The Californian equipment maker is moving in the right direction, but does it have the scale and smarts to go the distance?

Iain Morris, International Editor

October 23, 2015

5 Min Read
Juniper's Revival Continues But Doubts Persist

Juniper might not yet have answered all of its critics but a solid set of quarterly earnings from the Californian equipment maker, published late yesterday, is helping to win them over.

Beating analyst estimates by about $20 million, Juniper Networks Inc. (NYSE: JNPR) flagged revenues of about $1.25 billion for its third quarter, 11% more than in the same period last year, and saw net income soar by 91%, to $197.7 million. Buoyed by that performance, the company's share price rose by more than 5% on the New York Stock Exchange during early-morning trading on Friday.

Despite both revenue growth and significant cost control, however, Juniper isn't yet allaying analyst concerns that future headwinds around its ability to compete in the virtualized world will require some kind of restructuring on its part.

Sales appear to have been driven by a significant improvement in business outside the US as well as a diversification of the customer base away from the incumbent operators: Cloud providers are figuring ever more prominently in Juniper's activities.

Although Juniper's security offerings look far more competitive than in quarters gone, success at the switching business was the main reason for the revenue uplift, according to George Notter, an analyst at Jefferies, thanks to demand among enterprises as well as service providers.

"New product development may also be driving some of the strength in this business right now," said Notter in a research note. "The product pipeline looks very strong."

Examples of that include an enhanced version of the PTX router that is set to begin shipping later this year, but Juniper's Contrail-branded SDN product is also gathering momentum, according to Jefferies, with Juniper adding four new Contrail customers in the third quarter, including AT&T Inc. (NYSE: T). '"We presume that Contrail remains quite small from a revenue perspective [but] … it's probably becoming a more important piece of the larger Juniper network solution," said Notter.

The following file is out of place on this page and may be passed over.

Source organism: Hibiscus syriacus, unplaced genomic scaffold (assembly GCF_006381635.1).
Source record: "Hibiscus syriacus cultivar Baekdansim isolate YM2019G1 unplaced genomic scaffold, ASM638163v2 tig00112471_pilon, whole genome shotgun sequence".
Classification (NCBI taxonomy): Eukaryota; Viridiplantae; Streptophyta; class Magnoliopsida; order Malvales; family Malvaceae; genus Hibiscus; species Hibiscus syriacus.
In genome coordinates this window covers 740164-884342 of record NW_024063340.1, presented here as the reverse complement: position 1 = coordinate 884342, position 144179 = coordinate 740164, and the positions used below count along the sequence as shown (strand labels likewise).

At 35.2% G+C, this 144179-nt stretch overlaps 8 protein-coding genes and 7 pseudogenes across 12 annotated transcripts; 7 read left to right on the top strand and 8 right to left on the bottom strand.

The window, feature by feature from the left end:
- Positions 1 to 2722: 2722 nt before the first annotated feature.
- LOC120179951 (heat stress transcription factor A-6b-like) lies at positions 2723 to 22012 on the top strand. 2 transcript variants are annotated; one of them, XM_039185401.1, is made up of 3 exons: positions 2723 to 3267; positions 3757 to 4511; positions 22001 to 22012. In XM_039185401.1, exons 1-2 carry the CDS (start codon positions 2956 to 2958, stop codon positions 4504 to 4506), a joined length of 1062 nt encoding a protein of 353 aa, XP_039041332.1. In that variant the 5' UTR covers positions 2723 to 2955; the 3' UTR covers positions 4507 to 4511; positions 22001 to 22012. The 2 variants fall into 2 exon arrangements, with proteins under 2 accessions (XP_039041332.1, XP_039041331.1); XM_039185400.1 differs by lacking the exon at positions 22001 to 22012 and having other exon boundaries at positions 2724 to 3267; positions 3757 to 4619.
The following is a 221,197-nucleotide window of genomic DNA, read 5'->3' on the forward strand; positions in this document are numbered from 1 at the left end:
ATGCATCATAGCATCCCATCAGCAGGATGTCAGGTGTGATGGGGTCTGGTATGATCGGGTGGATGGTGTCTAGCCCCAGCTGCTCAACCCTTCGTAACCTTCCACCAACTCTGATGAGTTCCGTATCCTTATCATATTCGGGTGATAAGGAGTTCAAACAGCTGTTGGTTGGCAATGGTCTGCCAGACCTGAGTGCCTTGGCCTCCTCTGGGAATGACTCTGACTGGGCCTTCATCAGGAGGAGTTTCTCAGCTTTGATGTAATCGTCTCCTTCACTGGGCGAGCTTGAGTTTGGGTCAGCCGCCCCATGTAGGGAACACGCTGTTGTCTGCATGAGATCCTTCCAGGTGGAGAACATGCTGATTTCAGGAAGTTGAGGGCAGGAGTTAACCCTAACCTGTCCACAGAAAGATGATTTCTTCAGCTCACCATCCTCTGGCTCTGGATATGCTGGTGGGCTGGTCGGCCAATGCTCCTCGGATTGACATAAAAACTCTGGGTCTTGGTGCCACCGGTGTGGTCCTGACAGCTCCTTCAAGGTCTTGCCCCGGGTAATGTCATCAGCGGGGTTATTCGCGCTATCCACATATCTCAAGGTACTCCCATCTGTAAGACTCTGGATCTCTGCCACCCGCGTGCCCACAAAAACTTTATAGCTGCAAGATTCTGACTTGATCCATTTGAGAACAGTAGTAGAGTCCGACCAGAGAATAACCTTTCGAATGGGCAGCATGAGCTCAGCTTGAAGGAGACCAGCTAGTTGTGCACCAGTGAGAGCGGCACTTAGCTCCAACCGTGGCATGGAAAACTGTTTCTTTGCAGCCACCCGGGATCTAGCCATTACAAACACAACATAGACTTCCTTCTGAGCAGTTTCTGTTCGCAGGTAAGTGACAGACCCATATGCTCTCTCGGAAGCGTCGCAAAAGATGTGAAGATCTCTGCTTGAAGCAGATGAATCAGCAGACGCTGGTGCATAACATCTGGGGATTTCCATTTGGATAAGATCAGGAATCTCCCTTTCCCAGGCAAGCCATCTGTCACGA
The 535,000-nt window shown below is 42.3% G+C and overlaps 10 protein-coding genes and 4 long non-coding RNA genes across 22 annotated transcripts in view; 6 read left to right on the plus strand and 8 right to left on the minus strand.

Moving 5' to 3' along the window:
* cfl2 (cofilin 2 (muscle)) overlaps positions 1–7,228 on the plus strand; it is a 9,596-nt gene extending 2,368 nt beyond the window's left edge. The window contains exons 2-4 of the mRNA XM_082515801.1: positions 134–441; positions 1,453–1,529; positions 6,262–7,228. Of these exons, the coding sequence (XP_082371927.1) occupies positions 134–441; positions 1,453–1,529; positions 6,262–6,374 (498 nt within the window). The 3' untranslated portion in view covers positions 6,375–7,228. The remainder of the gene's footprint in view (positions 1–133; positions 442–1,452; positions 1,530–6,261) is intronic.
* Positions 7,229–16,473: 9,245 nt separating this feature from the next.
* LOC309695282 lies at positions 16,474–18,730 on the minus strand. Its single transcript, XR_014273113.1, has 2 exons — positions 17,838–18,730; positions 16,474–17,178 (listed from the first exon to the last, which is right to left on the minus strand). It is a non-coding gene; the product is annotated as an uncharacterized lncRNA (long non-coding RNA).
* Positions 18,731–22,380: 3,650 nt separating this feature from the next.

All this seems testament to the progress Juniper has made under Rami Rahim, who took the CEO reins late last year following the turbulent spell during which Shaygan Kheradpir was in charge. (See Turmoil at Juniper as CEO Quits.)

Juniper's reputation has clearly recovered since Rahim assumed control: According to a recent survey of 150 North American service providers carried out by Heavy Reading, Juniper is now the most trusted vendor when it comes to next-generation infrastructure and services.

As the net income numbers suggest, Rahim has also been running a tight ship, attributing a sharp increase in Juniper's operating margin -- up to 20.7% (on a GAAP basis) from 15.3% in the year-earlier quarter -- to a strong focus on cost controls.

On a sales level, Juniper expects to make further improvements in the fourth quarter, guiding for revenues of between $1.27 billion and $1.31 billion. That beats a forecast of $1.26 billion issued by MKM Partners, another analyst group, and would be about 17% more than Juniper made in the fourth quarter of 2014.